ScreenSkills fast-tracks training for safe return to work in film and HETV

Noughts & Crosses© BBC/Mammoth Screen/Ilze Kitshoff

New training is being fast-tracked by ScreenSkills to help film and high-end television return safely to production.  

The training is being developed in response to the new challenges facing the industry which saw at least £426 million worth of productions postponed or suspended when social distancing measures followed by lockdown were announced. The intention is that free online basic training will be ready to roll out within weeks and that crew members will undertake the training before they return to set or location. 

ScreenSkills is partnering with Skills for Health, a not-for-profit organisation that is well-known within the health sector and is already working with the NHS and other sectors to provide training for the Covid-19 crisis, and First Option, established safety consultants to the entertainment industry, to ensure expert input in delivering health and safety solutions for the screen industries. 

The work is being supported by the ScreenSkills High-end TV Skills Fund with contributions from high-end television productions and the BFI, awarding National Lottery funds as part of its Future Film Skills strategy. 

The immediate aim is to ensure everyone working on a production, irrespective of their role, has access to basic health and safety understanding to operate in the context of Covid-19.  

Seetha Kumar, ScreenSkills’ chief executive, said: “We are working swiftly to support the industry in what it needs to know and do to get back to work while operating safely in the new environment. The numbers of people and equipment and the often close physical contact involved in making film and television means we must all work together to make sure any risks are managed and minimised.” 

Christine Healy, chair of the ScreenSkills HETV Skills Fund and head of production, New Pictures, said: “The HETV industry is working hard to put in place the steps needed to get back into production as soon as we are able… We’ve got to make sure we are giving our workers information so that they know how to stay safe and well in this changed filming environment.”  

Iain Smith, chair of the ScreenSkills Film Skills Fund and founder of Applecross Productions, said: “I am really pleased that ScreenSkills is taking the lead in putting together the vital training the industry needs and supporting the return to work.”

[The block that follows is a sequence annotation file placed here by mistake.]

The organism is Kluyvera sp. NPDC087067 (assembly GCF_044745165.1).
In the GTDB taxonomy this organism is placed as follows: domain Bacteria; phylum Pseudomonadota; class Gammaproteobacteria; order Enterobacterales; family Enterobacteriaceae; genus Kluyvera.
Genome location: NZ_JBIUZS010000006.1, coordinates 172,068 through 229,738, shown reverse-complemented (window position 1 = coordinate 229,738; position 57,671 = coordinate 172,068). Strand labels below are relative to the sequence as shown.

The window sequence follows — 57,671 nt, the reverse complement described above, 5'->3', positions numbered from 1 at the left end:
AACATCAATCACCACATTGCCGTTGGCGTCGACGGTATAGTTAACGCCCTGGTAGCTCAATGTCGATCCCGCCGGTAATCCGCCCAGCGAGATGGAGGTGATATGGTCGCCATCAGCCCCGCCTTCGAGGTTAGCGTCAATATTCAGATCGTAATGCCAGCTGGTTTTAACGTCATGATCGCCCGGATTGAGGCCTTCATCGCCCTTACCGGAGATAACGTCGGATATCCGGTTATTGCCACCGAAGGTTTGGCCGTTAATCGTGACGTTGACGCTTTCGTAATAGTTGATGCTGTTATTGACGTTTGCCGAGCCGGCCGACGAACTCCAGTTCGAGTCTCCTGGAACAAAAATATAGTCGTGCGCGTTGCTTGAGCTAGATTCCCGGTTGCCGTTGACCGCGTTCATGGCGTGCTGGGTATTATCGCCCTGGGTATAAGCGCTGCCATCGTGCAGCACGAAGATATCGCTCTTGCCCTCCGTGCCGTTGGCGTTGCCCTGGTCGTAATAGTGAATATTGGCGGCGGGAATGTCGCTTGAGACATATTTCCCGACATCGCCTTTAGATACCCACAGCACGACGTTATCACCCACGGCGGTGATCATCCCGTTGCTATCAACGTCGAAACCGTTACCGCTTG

Candace Miller, executive director at Skills for Health said: “Our work in the health sector has shown just how critical it is that everyone has the understanding they need to work safely within the changed working conditions that Covid-19 has brought across all sectors of our economy.”

Paul Greeves, managing director of First Option, said: “We’re delighted to be working with ScreenSkills and the other partners to develop this much needed training to enable the production sector to get back to work.”

Leigh Adams, the BFI’s director of education and skills, said: “The work that ScreenSkills is doing to provide training and resources for those working in film and TV production as it moves into restart mode is a vital part of the recovery plan for the industry.” 

Separate work is under way in unscripted television to produce a package of support for programme makers producing content during lockdown. The core objective of this package is to share existing good practice, ingenuity and tech innovation, via case studies. This work is being supported by the TV Skills Fund, with contributions from the BBC, Channel 4 and Channel 5. 

Next week ScreenSkills will host a discussion about practical solutions to some of the challenges of returning to production. Read more and apply


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